Editorials

A second chance to do right by families

Paid family-leave laws that support father-infant bonding have made headway in the past decade, but California’s program remains out of reach for many small business employees.
Paid family-leave laws that support father-infant bonding have made headway in the past decade, but California’s program remains out of reach for many small business employees. Fotolia

Workers in other states may envy California’s paid family leave program. They don’t know that, for some 40 percent of workers, it’s effectively out of reach.

Though everyone with a private sector job pays in advance for the benefit via automatic paycheck deductions, employees at businesses with 50 or fewer workers can be fired for trying to take leaves that are automatic at larger firms. Under the law, small businesses need not hold the jobs of new parents who insist on taking family leave.

As a result, fathers who might take a paternity leave or adoptive parents yearning to bond with a new toddler must rely on the whims of the small business owners who employ them. Sometimes that’s fine.

But when it isn’t, the new parent typically has to forgo a benefit he or she pays for, or take the 12 weeks to which everyone is entitled under state and federal law, and then find another job.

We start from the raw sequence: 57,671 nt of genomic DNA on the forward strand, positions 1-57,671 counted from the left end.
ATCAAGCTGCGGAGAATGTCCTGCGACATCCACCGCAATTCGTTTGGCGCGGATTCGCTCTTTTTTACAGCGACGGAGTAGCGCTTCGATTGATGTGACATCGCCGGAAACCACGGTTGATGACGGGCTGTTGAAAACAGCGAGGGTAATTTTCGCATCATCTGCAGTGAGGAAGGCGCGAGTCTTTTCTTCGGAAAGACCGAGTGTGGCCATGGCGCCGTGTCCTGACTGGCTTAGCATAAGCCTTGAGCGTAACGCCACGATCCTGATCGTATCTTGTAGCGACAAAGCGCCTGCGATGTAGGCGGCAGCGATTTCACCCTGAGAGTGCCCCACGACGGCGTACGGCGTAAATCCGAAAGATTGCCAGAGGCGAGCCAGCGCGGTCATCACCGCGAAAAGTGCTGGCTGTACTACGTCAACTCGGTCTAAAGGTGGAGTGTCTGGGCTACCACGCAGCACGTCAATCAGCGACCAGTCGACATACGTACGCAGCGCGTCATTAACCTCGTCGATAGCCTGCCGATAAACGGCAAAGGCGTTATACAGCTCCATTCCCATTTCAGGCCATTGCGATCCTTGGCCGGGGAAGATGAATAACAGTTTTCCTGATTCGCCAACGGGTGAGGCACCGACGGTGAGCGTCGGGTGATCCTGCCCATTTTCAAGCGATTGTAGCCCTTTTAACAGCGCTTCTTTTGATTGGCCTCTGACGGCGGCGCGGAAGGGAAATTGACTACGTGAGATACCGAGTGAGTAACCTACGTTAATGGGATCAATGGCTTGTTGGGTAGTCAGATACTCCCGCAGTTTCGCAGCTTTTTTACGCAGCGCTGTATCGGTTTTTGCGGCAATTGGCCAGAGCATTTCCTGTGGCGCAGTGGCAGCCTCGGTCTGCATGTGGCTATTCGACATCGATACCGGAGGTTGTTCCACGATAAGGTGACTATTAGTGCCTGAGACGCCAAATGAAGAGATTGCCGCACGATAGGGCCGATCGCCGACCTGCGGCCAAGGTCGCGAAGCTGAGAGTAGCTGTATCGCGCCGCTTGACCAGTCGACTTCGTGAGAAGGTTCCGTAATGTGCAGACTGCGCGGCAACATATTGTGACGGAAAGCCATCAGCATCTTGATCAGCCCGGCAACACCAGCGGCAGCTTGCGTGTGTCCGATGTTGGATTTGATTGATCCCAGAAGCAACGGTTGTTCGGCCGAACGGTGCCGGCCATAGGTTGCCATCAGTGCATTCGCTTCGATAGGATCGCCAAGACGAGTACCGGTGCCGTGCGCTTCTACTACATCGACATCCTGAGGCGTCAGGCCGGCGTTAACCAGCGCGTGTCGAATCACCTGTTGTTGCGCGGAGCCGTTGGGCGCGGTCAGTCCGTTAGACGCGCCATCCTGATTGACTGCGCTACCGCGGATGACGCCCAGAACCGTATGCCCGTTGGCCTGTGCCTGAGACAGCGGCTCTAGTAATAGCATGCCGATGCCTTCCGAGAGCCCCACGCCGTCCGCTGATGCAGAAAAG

Other states envy California’s paid family leave program. They don’t know that, for some 40 percent of workers, it’s effectively out of reach.

It’s unfair, and not just to workers. Studies show that infants who don’t properly bond with their parents are disadvantaged for the rest of their lives. No one should have to fear punishment for accessing benefits they’ve already paid for, or be forced to choose between financial security and their own child’s well-being.

Small businesses worry about job protection because more laws raise the possibility of more lawsuits. But other states, including Washington and Maine, extend job leave protection to small business employees.

A bill to extend those protections here made it through the Senate this year, only to fall prey to a feud between the Legislative Women’s Caucus and an assemblyman whom they had asked to resign after his ex-wife sought a restraining order. The measure has been revived now that Assemblyman Roger Hernandez, D-Baldwin Park, has gone on medical leave, and no longer chairs the committee where it stalled.

Backers have their work cut out, still. The chamber of commerce labels it a job killer – another injustice. Like paid family leave, which the chamber decried until, surprise, it killed no jobs, this bill – now Senate Bill 654 – is a lamb in wolf’s clothing, with extra provisions added to ensure no one tries to game the system.

Surely, no decent business owner wants a loophole that hurts kids and stirs up ill will in the workplace. Passing this measure would cost bosses little. But to new parents, it would mean the world.

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